As the television ads for the card-based version of Magic: The Gathering proclaim, "All you need is a brain, a deck, and a friend." Until the release of the multiplayer ManaLink patch in early February, MicroProse had provided plenty of decks but didn't allow players to compete against human opponents. Fans of the series were beginning to think the designers at MicroProse were the ones lacking brains. Duels of the Planeswalkers, the latest installment in MicroProse's Magic series, combines ManaLink, over 480 cards, and the Magic game engine - but the original release of Magic: The Gathering for the PC was over a year ago, and fans may find this add-on to be too little, too late.
In giving credit where credit is due, Duels is not solely an expansion pack. All of the elements found in the original Magic package can be found in Duels: 403 cards from the Fourth Edition set, two modes of gameplay (duel and campaign), a video-enhanced tutorial, faithful card art reproduction, and a plethora of pre-built decks. Duels even includes several interface enhancements and tournament options à la Spells of the Ancients, as well as 80 new cards from Legends and The Dark sets.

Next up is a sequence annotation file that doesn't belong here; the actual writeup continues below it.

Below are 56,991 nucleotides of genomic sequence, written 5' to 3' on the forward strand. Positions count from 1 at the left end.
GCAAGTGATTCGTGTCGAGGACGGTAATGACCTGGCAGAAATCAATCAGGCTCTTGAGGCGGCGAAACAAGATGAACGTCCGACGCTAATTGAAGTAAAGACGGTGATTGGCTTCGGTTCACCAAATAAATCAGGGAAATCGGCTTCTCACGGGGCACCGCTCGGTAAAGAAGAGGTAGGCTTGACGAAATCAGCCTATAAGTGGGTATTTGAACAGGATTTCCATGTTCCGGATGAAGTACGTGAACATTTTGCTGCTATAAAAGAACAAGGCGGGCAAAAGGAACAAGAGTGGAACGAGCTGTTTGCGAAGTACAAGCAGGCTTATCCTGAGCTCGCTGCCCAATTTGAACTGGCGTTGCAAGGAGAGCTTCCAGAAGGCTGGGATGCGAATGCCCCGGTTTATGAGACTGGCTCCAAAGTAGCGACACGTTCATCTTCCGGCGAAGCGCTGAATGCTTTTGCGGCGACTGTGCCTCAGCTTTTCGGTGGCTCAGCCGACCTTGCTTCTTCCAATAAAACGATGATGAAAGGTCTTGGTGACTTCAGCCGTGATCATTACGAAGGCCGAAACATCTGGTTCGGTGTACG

All of this makes Duels more of a rerelease than an add-on, but those of you who bought Magic when it hit the streets may be a bit peeved at MicroProse. Duels is the product that should have been released last year: a full-featured Magic engine that allows mano-a-mano duels via the Internet. Even if you own Magic and Spells of the Ancients and you only want the 80 new cards to enhance your decks (ManaLink is available to registered users for free via the Internet), you have to shell out another $30 for Duels ($45 street price with a $15 rebate). This means that dedicated players who have been with the series since the beginning will have to pay approximately $120 to play multiplayer Magic via the Internet with all of the available cards, giving way to the real magic behind both the card and computer-based version of Magic: its ability to mysteriously suck money from your pocket.
Duels is definitely aimed at newbies to Magic and, as a stand-alone product, it's a damn fine translation of the card game. However, for players who have been behind MicroProse's Magic from the beginning, Duels is almost useless and really just serves to piss you off. If you're new to Magic and are interested in the possibility of playing against your friends over the Internet or via a LAN, modem, or direct connection, you may want to check out Duels. But for you old-school Magic players out there, Duels of the Planeswalkers is simply not worth the price.